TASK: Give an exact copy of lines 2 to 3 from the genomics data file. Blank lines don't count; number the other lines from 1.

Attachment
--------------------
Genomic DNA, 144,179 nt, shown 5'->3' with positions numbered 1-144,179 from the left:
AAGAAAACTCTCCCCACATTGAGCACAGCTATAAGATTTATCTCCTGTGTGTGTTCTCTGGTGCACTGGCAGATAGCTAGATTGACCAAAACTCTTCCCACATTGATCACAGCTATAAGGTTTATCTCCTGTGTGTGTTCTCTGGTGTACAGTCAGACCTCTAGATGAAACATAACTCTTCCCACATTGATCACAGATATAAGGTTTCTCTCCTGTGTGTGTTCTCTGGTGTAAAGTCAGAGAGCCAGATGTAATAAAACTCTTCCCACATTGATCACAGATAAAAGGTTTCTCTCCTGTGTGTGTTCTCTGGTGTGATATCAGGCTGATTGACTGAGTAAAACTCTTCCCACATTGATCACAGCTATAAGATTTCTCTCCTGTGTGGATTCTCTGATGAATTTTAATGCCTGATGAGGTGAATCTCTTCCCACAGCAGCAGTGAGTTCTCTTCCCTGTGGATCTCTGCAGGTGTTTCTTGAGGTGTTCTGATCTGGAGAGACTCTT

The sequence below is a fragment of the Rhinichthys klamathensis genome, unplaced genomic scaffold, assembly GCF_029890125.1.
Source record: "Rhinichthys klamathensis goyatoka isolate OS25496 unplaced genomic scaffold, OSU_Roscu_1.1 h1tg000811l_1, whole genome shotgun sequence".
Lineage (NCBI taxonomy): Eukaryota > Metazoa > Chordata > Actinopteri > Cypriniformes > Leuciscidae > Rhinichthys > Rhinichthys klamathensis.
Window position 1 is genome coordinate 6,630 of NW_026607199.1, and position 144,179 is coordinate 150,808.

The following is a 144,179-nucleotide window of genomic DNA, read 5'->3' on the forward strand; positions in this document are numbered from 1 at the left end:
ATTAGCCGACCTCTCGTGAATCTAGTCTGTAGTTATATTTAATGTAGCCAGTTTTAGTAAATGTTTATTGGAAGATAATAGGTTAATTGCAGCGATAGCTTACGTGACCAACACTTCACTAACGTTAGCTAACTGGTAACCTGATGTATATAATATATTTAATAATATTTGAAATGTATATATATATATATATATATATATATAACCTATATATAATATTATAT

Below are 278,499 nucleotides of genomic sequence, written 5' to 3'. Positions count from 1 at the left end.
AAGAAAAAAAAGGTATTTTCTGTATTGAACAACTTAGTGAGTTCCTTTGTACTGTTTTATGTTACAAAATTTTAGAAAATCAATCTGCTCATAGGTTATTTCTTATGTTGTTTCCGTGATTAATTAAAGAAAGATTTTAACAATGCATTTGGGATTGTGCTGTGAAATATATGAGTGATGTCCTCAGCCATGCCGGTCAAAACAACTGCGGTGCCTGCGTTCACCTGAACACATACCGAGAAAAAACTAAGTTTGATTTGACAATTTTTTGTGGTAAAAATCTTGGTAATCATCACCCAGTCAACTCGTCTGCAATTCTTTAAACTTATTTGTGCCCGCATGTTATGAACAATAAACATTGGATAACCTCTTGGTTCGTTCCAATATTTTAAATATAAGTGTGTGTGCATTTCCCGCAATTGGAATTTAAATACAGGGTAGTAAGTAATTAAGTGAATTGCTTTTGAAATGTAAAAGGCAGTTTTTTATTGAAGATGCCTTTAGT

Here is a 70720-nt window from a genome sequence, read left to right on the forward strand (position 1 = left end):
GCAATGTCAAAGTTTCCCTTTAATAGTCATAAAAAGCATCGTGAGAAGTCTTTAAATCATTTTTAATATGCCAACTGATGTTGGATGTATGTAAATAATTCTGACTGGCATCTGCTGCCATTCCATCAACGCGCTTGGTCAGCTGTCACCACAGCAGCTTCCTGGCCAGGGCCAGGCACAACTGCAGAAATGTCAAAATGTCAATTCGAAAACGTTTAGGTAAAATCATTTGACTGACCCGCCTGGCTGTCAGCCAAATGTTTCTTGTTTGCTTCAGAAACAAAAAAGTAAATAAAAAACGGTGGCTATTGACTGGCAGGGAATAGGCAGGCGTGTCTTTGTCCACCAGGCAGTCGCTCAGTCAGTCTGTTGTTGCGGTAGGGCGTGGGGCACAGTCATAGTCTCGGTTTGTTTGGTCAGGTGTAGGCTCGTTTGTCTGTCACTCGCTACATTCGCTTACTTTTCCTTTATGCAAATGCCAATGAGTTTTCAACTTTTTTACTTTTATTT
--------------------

AAGAAAACTCTCCCCACATTGAGCACAGCTATAAGATTTATCTCCTGTGTGTGTTCTCTGGTGCACTGGCAGATAGCTAGATTGACCAAAACTCTTCCCACATTGATCACAGCTATAAGGTTTATCTCCTGTGTGTGTTCTCTGGTGTACAGTCAGACCTCTAGATGAAACATAACTCTTCCCACATTGATCACAGATATAAGGTTTCTCTCCTGTGTGTGTTCTCTGGTGTAAAGTCAGAGAGCCAGATGTAATAAAACTCTTCCCACATTGATCACAGATAAAAGGTTTCTCTCCTGTGTGTGTTCTCTGGTGTGATATCAGGCTGATTGACTGAGTAAAACTCTTCCCACATTGATCACAGCTATAAGATTTCTCTCCTGTGTGGATTCTCTGATGAATTTTAATGCCTGATGAGGTGAATCTCTTCCCACAGCAGCAGTGAGTTCTCTTCCCTGTGGATCTCTGCAGGTGTTTCTTGAGGTGTTCTGATCTGGAGAGACTCTT

The sequence below is a fragment of the Rhinichthys klamathensis genome, unplaced genomic scaffold, assembly GCF_029890125.1.